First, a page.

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We’re watching TV. I’m writing, Declan is watching a show designed to sell stuff using anime characters pretending to fight evil. I’ve stopped arguing. For a long time, I tried to censor these screechy, annoying cartoons. I tried to keep him on the little kid channel that teaches. It’s not going to work. He’s outgrown little kid channels, and is deep into marketing TV.

“I want…” There are commercials every second. No, you cannot have that cereal which  food-colors sugar and puts it in a box. No, you can’t have that toy you’ll break or the next trend in teen-tween marketing at age five. No!  I tell him, “They’re just trying to brainwash you and steal your money. Then you won’t be able to save up for your junior bow.” He really wants this junior bow. He’s been snatching my quarters and putting them in his bank–his idea of working hard to achieve a goal, my idea of entitlement. He only needs about 600 more quarters. Life is about opportunity cost, kid. The money Uncle Sam doesn’t take is precious.

Every darned show is designed to market. As someone who enjoys the psychology of marketing, I think, “Wow, this is genius.” As a parent about to get fleeced, I think, “Evil.”

So, I make up stories. “Oh, you have to be seven to get that.” “They’re on backorder.” “They don’t make those in Rhode Island.”  On the rare occasion I step into a store with toys, I offer to “visit the toys.” I tell them they’re not for sale. So far, it’s worked, but he’s sort of smart and my powers of illusion and distraction are waning. It’s harder to make up effective lies.

As he gets older, he gets more and more stubborn. He says no. He touches my stuff. He disobeys, albeit without sophistication. “Who put this chair here and went into my baking ingredients?”

“Me! I ate all the brown sugar and those chocolate chips.” he admits. No kidding–I see the trail of spilled chips ending at his feet.

“No dessert for you today or tomorrow.” I say.

“That’s okay, I had the chocolate chips. And I hid the jelly beans. I’ll get them when I’m hungry.” No compunction. Just a statement of fact.

I am out of parenting tricks, so I say, “If you don’t start behaving like a six-year old, I will not allow you to turn six. You’ll stay five forever.” That oughta do it.

“You can’t do that. I’m going to be six on June 6th.” He is pulling out the glove. Issuing the challenge.

“I’ll FREEZE five!” He knows the concept of time. Time passes. But he also knows you can freeze shows while you do things like finish cleaning your room or go to the bathroom. Just maybe she can freeze five. Forever. I see the thought cross his little face. After all, I am magic.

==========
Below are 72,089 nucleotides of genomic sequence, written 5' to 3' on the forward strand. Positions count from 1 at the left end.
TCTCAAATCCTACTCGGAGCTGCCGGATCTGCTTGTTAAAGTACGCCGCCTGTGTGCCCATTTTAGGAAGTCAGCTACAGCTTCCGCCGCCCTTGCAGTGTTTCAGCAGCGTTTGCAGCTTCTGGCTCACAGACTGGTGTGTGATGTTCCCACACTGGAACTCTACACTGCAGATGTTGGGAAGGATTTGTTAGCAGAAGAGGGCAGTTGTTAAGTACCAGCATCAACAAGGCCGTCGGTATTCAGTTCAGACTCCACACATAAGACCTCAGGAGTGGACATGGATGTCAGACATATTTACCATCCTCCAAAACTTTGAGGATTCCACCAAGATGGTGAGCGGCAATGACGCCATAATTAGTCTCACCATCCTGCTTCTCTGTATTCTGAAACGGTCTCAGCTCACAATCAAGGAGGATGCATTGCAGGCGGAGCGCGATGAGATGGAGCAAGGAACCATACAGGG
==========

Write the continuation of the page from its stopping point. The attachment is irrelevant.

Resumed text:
“Mom! Make this domino disappear.” He likes it when I make things disappear. I’m not very good at the illusions now that he is approaching six. I try. He sees my slight of hand.

“It’s in your pocket.” It’s hard to be Criss Angel when the weather’s warm and I have no sleeves and folds.

“Listen, buddy, I have to talk to you. I’m not really magic. These are tricks.” I say.

His little eyes fill up, tears streaming down his face. Loud wailing ensued–the type reserved for the death of a dog or the loss of your favorite toy. “You….lied…to…me….” Kid, I lie all the time. It’s how parents control kids. I was about to lie again. Time to retract the remark.

“Just kidding.” While he was crying, I sat on the domino. “I am magic. I was just having a tough time because I didn’t eat enough vegetables.” He smiles.

“Vegetables help your magic?” I nod.

“That’s why we have to eat them.” I said. “Do you want some?”

“No, thank you. I ate all the chocolate chips.”

Back to square one. At least he wasn’t disappointed in me for life. He knows I’m magic.

Sometimes you just have to have a little magic. Whether you’re six or forty-two or frozen at five forever. Whether you find it in a flower, a butterfly, or you have to resort to the extremes and make dominos disappear.

I guess I can’t stop him from watching shows with more commercials than substance, saying “no,” and developing his inner resistance to parenting directives. But I can make a domino disappear now and again, tell him lies that keep the mystery of childhood alive, preparing him for a time when making up outrageous stories and consequences just won’t work. When life can get…blah.

So, today, I’ll freeze five. Tomorrow, who knows. Maybe I’ll commission battle gear and get ready for the teens.

Only time will tell.

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